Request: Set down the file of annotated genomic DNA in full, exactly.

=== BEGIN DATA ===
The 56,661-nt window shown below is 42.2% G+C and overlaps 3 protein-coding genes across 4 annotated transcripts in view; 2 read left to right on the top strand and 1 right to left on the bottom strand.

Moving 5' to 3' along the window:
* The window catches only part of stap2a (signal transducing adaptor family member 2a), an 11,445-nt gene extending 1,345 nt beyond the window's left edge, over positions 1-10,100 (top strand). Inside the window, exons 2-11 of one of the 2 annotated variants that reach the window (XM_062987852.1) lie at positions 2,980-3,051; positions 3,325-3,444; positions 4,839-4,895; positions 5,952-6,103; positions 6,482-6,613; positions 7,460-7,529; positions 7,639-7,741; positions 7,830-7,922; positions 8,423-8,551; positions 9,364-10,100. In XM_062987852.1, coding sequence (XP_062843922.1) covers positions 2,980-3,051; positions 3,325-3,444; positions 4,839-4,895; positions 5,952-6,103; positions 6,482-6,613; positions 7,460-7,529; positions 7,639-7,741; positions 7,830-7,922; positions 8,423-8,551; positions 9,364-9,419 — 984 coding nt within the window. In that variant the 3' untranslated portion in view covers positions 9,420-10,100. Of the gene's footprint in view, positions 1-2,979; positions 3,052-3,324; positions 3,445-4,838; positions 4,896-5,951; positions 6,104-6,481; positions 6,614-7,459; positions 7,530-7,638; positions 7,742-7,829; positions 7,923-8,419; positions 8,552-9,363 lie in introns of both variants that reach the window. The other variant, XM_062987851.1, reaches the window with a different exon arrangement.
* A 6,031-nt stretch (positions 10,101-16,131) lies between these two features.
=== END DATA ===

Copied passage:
The 56,661-nt window shown below is 42.2% G+C and overlaps 3 protein-coding genes across 4 annotated transcripts in view; 2 read left to right on the top strand and 1 right to left on the bottom strand.

Moving 5' to 3' along the window:
* The window catches only part of stap2a (signal transducing adaptor family member 2a), an 11,445-nt gene extending 1,345 nt beyond the window's left edge, over positions 1-10,100 (top strand). Inside the window, exons 2-11 of one of the 2 annotated variants that reach the window (XM_062987852.1) lie at positions 2,980-3,051; positions 3,325-3,444; positions 4,839-4,895; positions 5,952-6,103; positions 6,482-6,613; positions 7,460-7,529; positions 7,639-7,741; positions 7,830-7,922; positions 8,423-8,551; positions 9,364-10,100. In XM_062987852.1, coding sequence (XP_062843922.1) covers positions 2,980-3,051; positions 3,325-3,444; positions 4,839-4,895; positions 5,952-6,103; positions 6,482-6,613; positions 7,460-7,529; positions 7,639-7,741; positions 7,830-7,922; positions 8,423-8,551; positions 9,364-9,419 — 984 coding nt within the window. In that variant the 3' untranslated portion in view covers positions 9,420-10,100. Of the gene's footprint in view, positions 1-2,979; positions 3,052-3,324; positions 3,445-4,838; positions 4,896-5,951; positions 6,104-6,481; positions 6,614-7,459; positions 7,530-7,638; positions 7,742-7,829; positions 7,923-8,419; positions 8,552-9,363 lie in introns of both variants that reach the window. The other variant, XM_062987851.1, reaches the window with a different exon arrangement.
* A 6,031-nt stretch (positions 10,101-16,131) lies between these two features.